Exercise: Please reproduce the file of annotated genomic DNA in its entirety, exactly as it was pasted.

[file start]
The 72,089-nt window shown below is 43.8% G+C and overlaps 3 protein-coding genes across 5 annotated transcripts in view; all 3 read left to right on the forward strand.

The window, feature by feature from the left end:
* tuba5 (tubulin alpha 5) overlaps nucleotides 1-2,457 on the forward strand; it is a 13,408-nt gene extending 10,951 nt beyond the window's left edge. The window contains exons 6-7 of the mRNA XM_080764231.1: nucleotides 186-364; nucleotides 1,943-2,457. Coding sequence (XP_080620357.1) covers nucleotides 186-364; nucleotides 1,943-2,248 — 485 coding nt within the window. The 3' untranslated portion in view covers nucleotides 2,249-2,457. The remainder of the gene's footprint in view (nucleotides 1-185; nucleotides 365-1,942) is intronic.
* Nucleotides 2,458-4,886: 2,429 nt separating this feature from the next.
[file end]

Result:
The 72,089-nt window shown below is 43.8% G+C and overlaps 3 protein-coding genes across 5 annotated transcripts in view; all 3 read left to right on the forward strand.

The window, feature by feature from the left end:
* tuba5 (tubulin alpha 5) overlaps nucleotides 1-2,457 on the forward strand; it is a 13,408-nt gene extending 10,951 nt beyond the window's left edge. The window contains exons 6-7 of the mRNA XM_080764231.1: nucleotides 186-364; nucleotides 1,943-2,457. Coding sequence (XP_080620357.1) covers nucleotides 186-364; nucleotides 1,943-2,248 — 485 coding nt within the window. The 3' untranslated portion in view covers nucleotides 2,249-2,457. The remainder of the gene's footprint in view (nucleotides 1-185; nucleotides 365-1,942) is intronic.
* Nucleotides 2,458-4,886: 2,429 nt separating this feature from the next.